In response to the recent FCC docket 10-153, many stakeholders proposed relaxing antennas requirements so as to allow the use of smaller antennas in certain circumstances. This is an increasingly important issue as tower rental costs can be as high as 62 percent of the total cost of ownership for a microwave solutions link. As these costs are directly related to antenna size, reducing antenna size leads to a significant reduction in the cost of ownership for microwave equipment links.
The Fixed Wireless Communications Coalition (FWCC), of which Aviat Networks is a major contributor, proposed a possible compromise that would leave Category A standards unchanged while relaxing Category B standards. The latter are less demanding than Category A, and after some further easing, might allow significantly smaller antennas. The rules should permit the use of these smaller antennas where congestion is not a problem, and require upgrades to better antennas where necessary.
A further detailed proposal from Comsearch proposed a new antenna category known as B2, which would lead to a reduction in antenna size of up to 50 percent in some frequency bands. This would be a significant cost saving for link operators.
At the present time, the industry is waiting for the FCC to deliberate on the responses to its 10-153 docket, including those on reducing antenna size.
See the briefing paper below for more information.
Regulatory Manager, Aviat Networks
When people think of mobile security, they usually think of encryption for their smartphones, tablet computers such as the BlackBerry PlayBook or other wireless devices. Or they think of a remote “wipe” capability that can render any lost device blank of any data if some unauthorized party did in fact try to enter the device illegally. These wireless solutions are all state-of-the-art thinking in the mobile security community. And many wireless equipment OEMs and third-party mobile security providers offer them.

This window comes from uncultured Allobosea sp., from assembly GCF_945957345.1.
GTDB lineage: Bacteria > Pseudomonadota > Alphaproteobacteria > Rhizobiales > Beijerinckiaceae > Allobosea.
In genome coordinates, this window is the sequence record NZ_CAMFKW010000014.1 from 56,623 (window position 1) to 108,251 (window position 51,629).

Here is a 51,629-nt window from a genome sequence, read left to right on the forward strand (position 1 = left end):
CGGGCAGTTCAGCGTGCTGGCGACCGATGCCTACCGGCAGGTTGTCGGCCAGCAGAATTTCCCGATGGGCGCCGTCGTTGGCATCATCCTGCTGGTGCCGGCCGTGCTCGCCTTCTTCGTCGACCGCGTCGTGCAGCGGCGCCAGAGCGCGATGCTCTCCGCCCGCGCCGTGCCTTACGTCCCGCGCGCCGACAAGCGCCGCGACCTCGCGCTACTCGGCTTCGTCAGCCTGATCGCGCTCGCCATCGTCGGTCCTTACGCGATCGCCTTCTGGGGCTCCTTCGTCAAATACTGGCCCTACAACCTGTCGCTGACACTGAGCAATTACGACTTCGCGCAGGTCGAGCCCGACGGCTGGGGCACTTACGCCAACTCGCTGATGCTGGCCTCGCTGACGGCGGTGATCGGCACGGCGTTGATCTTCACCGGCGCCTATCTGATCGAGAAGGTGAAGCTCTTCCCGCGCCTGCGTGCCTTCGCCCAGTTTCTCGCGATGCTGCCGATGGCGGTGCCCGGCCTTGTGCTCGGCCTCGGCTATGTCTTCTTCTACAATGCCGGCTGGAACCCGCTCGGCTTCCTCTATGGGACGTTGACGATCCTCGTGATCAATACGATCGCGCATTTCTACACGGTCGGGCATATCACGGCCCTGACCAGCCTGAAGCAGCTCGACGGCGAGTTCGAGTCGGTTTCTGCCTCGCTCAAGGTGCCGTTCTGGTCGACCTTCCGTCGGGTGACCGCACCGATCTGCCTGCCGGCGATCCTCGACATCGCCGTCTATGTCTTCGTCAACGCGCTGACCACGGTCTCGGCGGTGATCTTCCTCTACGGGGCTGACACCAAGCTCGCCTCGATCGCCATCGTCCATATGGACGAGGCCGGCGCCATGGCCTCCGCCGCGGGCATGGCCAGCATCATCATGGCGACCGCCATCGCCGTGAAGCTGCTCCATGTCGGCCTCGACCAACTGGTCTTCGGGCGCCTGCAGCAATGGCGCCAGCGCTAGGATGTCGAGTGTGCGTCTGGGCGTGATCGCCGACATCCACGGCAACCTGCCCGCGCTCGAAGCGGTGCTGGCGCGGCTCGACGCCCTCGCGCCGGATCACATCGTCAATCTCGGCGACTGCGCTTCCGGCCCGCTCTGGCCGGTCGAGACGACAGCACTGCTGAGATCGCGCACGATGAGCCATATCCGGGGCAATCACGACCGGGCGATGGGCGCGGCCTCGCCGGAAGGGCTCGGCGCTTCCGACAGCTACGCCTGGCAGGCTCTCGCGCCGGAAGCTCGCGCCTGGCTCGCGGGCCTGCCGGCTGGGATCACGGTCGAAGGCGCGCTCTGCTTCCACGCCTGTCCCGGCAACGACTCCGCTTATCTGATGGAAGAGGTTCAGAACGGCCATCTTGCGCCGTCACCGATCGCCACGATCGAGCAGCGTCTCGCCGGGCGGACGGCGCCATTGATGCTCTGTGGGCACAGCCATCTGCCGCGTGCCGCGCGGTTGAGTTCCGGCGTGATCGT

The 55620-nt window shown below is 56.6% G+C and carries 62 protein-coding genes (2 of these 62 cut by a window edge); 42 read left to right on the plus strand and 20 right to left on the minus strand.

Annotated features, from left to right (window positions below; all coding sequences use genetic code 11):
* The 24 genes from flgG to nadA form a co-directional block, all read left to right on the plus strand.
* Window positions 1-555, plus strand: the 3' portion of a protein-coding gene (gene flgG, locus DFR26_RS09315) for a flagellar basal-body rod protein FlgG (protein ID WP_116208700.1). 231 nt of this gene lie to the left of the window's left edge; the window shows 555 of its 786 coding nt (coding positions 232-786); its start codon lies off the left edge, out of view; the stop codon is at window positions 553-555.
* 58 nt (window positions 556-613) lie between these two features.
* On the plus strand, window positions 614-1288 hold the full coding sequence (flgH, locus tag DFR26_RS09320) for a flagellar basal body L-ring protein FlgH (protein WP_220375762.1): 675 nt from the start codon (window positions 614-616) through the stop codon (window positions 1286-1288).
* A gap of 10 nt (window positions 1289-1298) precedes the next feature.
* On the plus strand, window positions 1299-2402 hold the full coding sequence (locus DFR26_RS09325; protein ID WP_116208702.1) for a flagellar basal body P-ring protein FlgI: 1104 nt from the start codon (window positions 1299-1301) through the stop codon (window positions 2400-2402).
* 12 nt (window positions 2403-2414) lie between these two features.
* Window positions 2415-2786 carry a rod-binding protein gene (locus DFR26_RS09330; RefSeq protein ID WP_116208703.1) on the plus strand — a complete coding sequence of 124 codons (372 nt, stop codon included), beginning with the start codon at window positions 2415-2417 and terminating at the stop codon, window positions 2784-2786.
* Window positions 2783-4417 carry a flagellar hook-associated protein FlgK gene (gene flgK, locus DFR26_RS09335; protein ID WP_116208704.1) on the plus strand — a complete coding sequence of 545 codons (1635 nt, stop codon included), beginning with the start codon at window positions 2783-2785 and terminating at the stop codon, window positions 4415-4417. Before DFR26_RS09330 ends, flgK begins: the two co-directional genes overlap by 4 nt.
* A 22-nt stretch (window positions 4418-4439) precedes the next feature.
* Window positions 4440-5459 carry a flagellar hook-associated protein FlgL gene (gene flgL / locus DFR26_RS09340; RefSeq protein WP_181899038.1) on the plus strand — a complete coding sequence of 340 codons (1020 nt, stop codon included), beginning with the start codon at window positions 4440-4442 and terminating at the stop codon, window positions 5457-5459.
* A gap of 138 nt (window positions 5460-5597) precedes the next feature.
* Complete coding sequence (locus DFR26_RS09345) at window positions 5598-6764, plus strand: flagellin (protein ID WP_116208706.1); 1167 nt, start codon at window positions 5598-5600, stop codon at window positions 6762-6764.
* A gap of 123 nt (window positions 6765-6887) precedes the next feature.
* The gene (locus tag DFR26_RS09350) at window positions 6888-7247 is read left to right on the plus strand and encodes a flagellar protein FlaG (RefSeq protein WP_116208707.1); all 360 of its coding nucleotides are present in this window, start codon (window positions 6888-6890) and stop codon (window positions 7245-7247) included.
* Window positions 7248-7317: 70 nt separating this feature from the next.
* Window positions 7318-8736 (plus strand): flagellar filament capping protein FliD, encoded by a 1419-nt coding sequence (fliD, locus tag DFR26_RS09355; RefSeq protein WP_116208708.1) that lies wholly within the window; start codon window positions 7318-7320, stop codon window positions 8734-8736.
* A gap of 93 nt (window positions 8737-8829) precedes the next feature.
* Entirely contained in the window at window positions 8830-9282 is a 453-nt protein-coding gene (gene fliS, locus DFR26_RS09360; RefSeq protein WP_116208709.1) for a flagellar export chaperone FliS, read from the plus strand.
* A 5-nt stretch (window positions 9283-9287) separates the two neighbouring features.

But they only protect the data on the devices. They only protect so-called “data at rest” once it’s been downloaded onto the iPhone or iPad. They don’t speak to the need to cover “data in motion” as it is transmitted over the air. Some parts of the over the air journey are protected by infrastructure in the form of Wi-Fi and GSM. One is notoriously subject to human failing to enable security and the other has been broken for sometime. And then there is wireless security for backhaul. In this area, there has not even been an industry standard or de facto standard established. And most microwave solutions providers don’t even offer options for wireless security on the backhaul.
Fortunately, this is not the case across the board. Strong Security on the Eclipse Packet Node microwave radio platform offers three-way protection for mobile backhaul security: secure management, payload encryption and integrated RADIUS capability. Read the embedded overview document in full-screen mode for more details: